Stress, burnout and low job satisfaction are affecting radiology staffers

por John R. Fischer, Senior Reporter | November 08, 2019
Business Affairs European News
Radiology technologists report feeling moderate
to severe levels of stress and high levels
of burnout in their jobs
Radiology technologists and imaging directors are plagued by high levels of stress and burnout, and could use a boost in satisfaction with their jobs.

That’s the consensus made in the Radiology Staff in Focus study carried out by Philips, in which individuals in these positions expressed, on average, only moderate satisfaction with their jobs, and feeling burned out and stressed due to flaws in imaging workflow.

“Imaging staff burnout can impact radiology departments in a variety of ways, including degrading the patient experience, increasing staff turnover and reducing the quality of care,” Kees Wesdorp, general manager for diagnostic imaging at Philips, told HCB News. “There’s a clear opportunity for Philips and others in the industry to provide solutions that leverage data and AI to make a step-change in workflow and efficiency for these professionals.”

Researchers consulted 254 radiology technologists and imaging directors throughout the U.S., France, Germany and the U.K. Of all technologists surveyed, 40 to 97 percent reported feeling moderate to severe levels of stress at their jobs. One-third, made up of technologists from each country, felt moderate to high levels of burnout, which indicates a systemic problem across imaging when combined with the high burnout levels of radiologists.

Workload was seen as the biggest source of stress and burnout for imaging staff in each nation, with the most difficult challenge being the ability to capture an image correctly the first time. Thirty-seven percent of technologists chalked this up to a lack of patient preparation and patient information, while 36 percent pointed to issues with technology, such as equipment quality and capability, and ease-of-use of imaging equipment. Twenty-seven percent pointed to workflow and support from colleagues as a problem.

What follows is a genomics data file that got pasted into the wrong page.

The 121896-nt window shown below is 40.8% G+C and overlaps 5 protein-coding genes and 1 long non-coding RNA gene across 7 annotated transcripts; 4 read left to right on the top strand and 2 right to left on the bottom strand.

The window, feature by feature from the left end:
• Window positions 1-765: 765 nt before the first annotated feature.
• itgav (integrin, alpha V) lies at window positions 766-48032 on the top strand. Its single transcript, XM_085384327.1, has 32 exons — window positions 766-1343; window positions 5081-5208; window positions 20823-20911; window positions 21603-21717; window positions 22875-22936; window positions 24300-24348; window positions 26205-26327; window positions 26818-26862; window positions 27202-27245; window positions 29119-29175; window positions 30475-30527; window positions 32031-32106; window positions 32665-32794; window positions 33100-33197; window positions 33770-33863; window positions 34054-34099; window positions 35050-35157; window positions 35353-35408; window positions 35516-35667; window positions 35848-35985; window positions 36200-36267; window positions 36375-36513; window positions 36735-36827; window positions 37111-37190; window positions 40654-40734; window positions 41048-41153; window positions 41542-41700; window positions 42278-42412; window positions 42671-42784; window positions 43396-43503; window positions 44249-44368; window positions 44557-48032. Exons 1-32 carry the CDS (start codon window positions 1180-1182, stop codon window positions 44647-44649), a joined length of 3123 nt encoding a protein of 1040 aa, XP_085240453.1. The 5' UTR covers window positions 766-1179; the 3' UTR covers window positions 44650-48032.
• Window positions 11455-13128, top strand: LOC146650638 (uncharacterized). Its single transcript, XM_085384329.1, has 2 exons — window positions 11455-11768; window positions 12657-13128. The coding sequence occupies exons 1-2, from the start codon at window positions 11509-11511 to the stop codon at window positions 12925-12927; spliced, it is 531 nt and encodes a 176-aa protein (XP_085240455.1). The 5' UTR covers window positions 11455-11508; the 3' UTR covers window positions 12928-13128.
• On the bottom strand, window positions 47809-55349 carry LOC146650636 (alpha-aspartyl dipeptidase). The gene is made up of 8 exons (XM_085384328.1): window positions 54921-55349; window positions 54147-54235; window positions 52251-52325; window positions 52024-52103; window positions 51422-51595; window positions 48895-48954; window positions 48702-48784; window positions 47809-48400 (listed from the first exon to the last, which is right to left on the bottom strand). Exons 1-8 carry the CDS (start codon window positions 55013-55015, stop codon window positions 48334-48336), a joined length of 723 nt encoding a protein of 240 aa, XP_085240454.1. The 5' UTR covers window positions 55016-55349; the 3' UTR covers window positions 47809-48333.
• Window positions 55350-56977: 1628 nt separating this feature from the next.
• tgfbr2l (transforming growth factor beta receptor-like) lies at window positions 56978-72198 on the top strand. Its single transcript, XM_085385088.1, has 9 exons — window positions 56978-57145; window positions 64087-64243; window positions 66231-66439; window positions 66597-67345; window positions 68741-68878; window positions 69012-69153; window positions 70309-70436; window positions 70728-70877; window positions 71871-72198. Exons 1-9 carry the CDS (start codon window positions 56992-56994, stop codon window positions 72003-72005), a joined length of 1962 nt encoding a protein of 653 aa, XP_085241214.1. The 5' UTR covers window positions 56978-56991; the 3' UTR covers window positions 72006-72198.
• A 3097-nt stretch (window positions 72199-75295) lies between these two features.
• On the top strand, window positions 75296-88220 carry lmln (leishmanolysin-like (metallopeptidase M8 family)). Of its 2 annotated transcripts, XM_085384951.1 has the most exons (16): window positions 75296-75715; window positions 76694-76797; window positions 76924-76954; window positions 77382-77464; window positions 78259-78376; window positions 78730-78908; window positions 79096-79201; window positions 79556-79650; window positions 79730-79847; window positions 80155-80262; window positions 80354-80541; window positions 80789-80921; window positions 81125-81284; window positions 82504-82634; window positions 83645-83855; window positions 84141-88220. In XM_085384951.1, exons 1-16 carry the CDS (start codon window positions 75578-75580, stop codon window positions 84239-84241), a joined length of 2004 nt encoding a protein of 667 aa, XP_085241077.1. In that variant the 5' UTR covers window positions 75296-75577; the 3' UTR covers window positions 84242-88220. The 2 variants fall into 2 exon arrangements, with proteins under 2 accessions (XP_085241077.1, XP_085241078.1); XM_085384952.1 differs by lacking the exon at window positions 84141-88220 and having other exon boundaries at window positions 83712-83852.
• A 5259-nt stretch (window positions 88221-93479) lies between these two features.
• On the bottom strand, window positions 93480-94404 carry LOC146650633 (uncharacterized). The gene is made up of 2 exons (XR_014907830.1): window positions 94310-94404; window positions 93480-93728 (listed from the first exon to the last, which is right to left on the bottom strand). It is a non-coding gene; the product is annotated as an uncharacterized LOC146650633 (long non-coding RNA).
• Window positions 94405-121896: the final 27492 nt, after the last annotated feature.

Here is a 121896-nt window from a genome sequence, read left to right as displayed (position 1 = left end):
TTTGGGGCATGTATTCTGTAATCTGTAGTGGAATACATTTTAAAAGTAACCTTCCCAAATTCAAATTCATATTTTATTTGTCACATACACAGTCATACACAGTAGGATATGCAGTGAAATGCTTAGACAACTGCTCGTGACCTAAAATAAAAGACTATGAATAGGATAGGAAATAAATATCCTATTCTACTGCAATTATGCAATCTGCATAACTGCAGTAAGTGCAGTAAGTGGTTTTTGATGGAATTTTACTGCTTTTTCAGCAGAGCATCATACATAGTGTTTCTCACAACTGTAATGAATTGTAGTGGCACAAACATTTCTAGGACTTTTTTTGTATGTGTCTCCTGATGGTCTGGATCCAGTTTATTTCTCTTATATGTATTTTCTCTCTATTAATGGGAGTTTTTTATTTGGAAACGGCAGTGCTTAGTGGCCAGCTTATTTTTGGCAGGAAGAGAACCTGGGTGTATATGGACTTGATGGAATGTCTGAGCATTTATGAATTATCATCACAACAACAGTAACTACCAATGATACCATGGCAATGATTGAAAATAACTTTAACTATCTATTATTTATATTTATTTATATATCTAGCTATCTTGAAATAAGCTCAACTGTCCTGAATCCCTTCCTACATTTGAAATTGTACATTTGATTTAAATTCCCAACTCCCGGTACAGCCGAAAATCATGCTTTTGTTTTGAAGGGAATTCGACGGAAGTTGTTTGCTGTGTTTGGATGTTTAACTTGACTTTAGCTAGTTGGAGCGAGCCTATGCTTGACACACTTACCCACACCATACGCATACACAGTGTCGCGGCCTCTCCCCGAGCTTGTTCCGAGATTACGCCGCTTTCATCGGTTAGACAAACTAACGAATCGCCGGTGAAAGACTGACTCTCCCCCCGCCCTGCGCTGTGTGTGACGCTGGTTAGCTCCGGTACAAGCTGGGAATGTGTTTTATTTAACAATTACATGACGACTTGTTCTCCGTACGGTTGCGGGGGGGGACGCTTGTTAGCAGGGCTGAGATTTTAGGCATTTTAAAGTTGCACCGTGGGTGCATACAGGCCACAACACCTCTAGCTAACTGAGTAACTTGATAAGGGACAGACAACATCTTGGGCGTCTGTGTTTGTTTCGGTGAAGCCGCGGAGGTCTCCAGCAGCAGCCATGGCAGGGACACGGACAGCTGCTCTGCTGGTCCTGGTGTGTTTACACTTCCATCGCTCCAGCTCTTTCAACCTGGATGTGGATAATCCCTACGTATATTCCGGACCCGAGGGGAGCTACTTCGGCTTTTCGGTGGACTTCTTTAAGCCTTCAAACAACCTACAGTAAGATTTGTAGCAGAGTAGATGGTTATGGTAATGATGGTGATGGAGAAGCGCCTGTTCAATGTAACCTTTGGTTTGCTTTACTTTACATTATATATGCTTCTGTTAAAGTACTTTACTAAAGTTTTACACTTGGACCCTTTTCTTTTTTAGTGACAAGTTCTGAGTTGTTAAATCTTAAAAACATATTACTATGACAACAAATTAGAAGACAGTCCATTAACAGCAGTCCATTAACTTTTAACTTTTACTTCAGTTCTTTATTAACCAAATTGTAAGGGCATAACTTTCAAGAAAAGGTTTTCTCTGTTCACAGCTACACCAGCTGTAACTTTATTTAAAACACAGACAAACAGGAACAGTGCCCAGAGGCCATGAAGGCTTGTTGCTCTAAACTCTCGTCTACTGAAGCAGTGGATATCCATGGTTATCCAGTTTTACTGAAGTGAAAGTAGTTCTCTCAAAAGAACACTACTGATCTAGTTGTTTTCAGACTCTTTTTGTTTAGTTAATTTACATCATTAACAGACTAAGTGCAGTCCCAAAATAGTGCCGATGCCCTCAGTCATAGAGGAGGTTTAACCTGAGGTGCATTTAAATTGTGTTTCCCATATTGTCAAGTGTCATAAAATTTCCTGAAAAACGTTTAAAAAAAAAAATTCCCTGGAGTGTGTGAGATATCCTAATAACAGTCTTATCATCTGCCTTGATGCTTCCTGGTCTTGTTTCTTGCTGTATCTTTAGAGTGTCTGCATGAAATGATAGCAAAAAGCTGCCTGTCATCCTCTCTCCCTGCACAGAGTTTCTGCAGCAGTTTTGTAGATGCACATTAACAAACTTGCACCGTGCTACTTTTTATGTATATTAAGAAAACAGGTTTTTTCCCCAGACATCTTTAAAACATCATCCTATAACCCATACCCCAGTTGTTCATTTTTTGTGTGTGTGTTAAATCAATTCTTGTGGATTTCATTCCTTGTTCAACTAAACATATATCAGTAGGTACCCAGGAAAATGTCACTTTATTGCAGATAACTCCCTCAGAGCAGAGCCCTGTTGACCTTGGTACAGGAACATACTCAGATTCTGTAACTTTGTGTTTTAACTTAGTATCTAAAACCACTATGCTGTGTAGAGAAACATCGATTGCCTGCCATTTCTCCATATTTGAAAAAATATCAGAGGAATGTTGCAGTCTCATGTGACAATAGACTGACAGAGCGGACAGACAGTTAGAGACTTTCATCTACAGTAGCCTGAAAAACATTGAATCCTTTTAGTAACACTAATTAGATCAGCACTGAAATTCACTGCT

“When information is missing or inadequate at the point imaging staff need it, it impedes the ability to get the image right the first time and deliver patient-centered care,” said Wesdorp. “Patient health history, ordering physician note or ordering details, lab results, and imaging history top the list of information most often lacking or inadequate for the technologist’s or imaging director’s needs. Poor communication is often the primary driver of these problems.”

The study found most staff members valued the ability to work as a highly competent, patient-centered care team the biggest influence on their satisfaction at work. Many, however, reported that various demands take up their time and prevent them from focusing on this objective as much as they would like.

Despite being aware of the issues affecting stress, burnout and satisfaction, many staff members do not feel empowered to bring about change in their department, with 43 percent saying they felt either no empowerment at all or only somewhat empowered. The study points out a number of tactics to improve workflow and decrease challenges in imaging.

“There are many steps that providers can take [to address these issues], such as improving communication between team members and with patients, an increased focus on team morale, and improving staff training,” said Wesdorp.

The study is based on a double-blind survey conducted between May and June 2019.

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